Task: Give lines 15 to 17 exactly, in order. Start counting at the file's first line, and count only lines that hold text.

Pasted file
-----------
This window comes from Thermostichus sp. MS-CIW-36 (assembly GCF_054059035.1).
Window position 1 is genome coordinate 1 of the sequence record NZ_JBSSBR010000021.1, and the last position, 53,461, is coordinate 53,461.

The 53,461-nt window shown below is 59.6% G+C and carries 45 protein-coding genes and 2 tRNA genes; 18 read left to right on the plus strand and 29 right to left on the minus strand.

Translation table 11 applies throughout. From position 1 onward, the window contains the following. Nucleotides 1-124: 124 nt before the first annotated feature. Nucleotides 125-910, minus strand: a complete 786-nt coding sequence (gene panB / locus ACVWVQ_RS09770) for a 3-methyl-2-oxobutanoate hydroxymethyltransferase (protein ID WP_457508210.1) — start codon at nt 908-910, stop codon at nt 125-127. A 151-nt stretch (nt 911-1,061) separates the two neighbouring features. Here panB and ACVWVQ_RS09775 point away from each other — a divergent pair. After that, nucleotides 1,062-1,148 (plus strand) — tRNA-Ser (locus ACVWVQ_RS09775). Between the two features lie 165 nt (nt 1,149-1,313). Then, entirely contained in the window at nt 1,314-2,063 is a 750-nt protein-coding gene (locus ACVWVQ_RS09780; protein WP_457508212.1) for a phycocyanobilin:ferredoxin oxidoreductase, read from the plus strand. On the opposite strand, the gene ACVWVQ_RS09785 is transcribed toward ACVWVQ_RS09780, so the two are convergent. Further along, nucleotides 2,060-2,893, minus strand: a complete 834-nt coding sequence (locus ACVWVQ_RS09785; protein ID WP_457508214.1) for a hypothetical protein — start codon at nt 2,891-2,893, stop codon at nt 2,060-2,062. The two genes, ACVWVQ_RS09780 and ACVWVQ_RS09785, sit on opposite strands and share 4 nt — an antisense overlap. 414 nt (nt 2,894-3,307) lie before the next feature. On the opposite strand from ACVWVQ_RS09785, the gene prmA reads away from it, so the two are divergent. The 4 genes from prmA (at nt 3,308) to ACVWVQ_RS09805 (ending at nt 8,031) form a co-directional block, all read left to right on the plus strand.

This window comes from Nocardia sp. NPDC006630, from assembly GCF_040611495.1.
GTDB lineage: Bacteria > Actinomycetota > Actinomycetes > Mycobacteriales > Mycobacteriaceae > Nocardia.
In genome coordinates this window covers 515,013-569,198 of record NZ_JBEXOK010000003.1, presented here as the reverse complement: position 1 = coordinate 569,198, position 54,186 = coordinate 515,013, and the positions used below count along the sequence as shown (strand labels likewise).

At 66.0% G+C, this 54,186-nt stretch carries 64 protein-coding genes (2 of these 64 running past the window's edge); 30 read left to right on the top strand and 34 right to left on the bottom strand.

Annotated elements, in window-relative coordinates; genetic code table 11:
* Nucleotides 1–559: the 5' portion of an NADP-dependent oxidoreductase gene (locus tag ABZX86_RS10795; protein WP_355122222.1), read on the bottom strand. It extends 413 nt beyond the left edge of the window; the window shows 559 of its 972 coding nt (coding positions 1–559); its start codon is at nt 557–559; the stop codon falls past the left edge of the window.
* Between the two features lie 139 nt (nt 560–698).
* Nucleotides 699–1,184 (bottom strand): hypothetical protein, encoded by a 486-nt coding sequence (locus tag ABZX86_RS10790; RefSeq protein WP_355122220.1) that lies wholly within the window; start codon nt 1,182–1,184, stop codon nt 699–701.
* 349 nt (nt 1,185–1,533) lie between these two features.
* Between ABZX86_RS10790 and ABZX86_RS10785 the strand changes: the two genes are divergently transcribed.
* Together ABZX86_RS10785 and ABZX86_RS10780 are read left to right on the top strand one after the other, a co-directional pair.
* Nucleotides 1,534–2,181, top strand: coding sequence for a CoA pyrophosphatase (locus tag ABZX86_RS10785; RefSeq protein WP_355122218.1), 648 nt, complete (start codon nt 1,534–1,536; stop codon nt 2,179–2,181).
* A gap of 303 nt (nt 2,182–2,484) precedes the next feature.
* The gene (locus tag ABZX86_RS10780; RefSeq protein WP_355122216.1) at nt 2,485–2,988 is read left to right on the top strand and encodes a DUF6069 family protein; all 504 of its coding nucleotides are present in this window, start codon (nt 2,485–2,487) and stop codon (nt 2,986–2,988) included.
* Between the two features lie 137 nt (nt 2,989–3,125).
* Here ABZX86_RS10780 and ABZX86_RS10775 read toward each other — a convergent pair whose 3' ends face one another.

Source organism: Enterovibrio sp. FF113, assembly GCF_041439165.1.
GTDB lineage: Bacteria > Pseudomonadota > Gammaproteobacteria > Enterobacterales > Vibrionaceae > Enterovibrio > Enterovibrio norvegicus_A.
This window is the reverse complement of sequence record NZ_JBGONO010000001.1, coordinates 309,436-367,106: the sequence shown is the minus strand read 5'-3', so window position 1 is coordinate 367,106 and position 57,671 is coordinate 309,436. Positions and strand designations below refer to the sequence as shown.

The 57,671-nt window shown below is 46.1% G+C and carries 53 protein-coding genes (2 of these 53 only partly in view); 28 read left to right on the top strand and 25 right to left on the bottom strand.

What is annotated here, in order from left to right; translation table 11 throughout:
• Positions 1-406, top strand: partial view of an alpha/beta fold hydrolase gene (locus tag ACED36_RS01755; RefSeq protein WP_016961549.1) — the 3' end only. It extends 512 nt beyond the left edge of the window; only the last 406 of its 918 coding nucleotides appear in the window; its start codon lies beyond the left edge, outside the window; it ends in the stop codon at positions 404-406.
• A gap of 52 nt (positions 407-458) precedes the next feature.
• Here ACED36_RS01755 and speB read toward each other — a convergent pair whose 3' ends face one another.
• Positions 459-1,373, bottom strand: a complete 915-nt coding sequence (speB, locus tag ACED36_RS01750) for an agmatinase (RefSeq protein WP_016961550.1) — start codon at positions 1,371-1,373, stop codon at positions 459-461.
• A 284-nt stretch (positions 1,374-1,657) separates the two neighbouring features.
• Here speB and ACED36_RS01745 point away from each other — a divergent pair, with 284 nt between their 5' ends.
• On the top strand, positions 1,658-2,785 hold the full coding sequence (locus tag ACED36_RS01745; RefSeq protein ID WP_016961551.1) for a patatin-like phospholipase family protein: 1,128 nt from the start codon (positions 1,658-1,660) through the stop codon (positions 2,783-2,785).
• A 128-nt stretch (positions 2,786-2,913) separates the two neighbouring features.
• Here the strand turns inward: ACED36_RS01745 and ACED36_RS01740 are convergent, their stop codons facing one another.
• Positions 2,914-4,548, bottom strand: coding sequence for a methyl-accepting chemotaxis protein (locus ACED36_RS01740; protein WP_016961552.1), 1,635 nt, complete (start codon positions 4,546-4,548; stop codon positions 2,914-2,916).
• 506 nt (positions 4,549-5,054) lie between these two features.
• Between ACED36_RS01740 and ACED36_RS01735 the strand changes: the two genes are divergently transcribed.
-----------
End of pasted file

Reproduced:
* Together ABZX86_RS10785 and ABZX86_RS10780 are read left to right on the top strand one after the other, a co-directional pair.
* Nucleotides 1,534–2,181, top strand: coding sequence for a CoA pyrophosphatase (locus tag ABZX86_RS10785; RefSeq protein WP_355122218.1), 648 nt, complete (start codon nt 1,534–1,536; stop codon nt 2,179–2,181).
* A gap of 303 nt (nt 2,182–2,484) precedes the next feature.